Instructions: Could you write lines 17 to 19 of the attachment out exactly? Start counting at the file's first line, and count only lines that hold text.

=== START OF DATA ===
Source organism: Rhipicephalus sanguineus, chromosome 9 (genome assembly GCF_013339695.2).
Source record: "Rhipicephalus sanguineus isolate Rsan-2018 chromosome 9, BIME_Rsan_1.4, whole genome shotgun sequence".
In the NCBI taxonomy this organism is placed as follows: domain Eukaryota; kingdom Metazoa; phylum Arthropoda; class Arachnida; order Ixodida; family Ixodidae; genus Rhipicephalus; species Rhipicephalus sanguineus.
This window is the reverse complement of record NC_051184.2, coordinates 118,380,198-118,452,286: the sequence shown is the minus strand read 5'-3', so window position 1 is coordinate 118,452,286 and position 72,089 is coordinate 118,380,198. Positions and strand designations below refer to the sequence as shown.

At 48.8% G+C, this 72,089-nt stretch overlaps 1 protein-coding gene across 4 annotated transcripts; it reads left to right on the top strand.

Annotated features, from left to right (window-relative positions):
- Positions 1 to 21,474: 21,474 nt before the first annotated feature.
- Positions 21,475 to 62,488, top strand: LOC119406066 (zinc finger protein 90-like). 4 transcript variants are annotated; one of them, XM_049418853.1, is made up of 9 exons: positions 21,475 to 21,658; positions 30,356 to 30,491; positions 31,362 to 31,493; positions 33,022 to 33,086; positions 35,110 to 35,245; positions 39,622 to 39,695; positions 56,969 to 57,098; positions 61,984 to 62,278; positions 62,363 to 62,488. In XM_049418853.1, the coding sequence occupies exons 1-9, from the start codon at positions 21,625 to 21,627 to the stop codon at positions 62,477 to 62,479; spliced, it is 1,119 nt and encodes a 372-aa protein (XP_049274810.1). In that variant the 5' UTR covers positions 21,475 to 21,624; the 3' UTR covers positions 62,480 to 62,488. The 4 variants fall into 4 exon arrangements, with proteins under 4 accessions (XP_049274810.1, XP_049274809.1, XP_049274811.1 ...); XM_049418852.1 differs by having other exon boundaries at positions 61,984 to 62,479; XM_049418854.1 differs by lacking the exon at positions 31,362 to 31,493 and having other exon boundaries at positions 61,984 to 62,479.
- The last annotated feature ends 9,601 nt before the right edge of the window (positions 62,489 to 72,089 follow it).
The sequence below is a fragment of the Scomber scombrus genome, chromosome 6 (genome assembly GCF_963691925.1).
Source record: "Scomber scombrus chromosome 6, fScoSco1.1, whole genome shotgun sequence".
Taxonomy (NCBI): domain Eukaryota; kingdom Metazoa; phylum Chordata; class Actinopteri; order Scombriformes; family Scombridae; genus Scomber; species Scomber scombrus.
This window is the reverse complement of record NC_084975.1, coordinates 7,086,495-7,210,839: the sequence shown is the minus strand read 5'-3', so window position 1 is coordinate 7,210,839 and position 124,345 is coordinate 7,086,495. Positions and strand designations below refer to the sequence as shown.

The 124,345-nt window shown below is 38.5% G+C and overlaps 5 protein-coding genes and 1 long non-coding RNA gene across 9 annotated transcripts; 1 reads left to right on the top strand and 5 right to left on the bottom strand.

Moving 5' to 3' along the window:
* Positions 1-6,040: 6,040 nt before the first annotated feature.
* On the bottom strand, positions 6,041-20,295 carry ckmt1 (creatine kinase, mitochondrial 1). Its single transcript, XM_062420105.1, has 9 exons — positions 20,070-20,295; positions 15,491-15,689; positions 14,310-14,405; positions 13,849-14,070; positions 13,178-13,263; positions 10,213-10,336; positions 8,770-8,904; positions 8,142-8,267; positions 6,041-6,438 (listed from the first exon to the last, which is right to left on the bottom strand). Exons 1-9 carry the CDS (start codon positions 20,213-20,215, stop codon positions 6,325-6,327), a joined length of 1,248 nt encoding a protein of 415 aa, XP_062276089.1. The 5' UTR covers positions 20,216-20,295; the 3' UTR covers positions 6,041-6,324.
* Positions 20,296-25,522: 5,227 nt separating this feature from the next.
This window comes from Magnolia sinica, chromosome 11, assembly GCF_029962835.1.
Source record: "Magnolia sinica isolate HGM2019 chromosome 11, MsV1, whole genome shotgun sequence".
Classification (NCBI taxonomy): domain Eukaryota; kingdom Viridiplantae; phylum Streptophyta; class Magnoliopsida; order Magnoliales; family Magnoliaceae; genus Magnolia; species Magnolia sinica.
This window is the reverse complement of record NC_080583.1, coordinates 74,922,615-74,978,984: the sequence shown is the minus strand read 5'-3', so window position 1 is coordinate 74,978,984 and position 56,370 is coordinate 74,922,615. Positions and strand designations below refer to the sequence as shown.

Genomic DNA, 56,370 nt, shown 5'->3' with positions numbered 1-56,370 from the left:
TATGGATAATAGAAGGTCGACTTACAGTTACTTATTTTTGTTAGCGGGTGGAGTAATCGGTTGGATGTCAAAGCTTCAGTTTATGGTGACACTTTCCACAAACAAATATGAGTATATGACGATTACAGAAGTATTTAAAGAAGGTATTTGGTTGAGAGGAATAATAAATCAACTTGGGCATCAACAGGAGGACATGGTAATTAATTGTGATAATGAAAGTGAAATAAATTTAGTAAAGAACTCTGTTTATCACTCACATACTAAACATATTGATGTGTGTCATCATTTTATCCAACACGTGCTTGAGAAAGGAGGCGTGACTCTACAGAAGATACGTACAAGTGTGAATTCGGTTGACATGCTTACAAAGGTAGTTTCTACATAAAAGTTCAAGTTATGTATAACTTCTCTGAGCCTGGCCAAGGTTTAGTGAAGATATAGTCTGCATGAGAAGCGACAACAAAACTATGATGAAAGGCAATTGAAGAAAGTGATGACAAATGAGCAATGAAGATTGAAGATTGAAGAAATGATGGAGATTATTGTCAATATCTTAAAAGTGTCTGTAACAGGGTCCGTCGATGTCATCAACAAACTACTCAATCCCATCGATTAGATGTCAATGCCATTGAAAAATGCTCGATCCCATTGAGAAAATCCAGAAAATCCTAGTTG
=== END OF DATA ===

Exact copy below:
* On the bottom strand, positions 6,041-20,295 carry ckmt1 (creatine kinase, mitochondrial 1). Its single transcript, XM_062420105.1, has 9 exons — positions 20,070-20,295; positions 15,491-15,689; positions 14,310-14,405; positions 13,849-14,070; positions 13,178-13,263; positions 10,213-10,336; positions 8,770-8,904; positions 8,142-8,267; positions 6,041-6,438 (listed from the first exon to the last, which is right to left on the bottom strand). Exons 1-9 carry the CDS (start codon positions 20,213-20,215, stop codon positions 6,325-6,327), a joined length of 1,248 nt encoding a protein of 415 aa, XP_062276089.1. The 5' UTR covers positions 20,216-20,295; the 3' UTR covers positions 6,041-6,324.
* Positions 20,296-25,522: 5,227 nt separating this feature from the next.
This window comes from Magnolia sinica, chromosome 11, assembly GCF_029962835.1.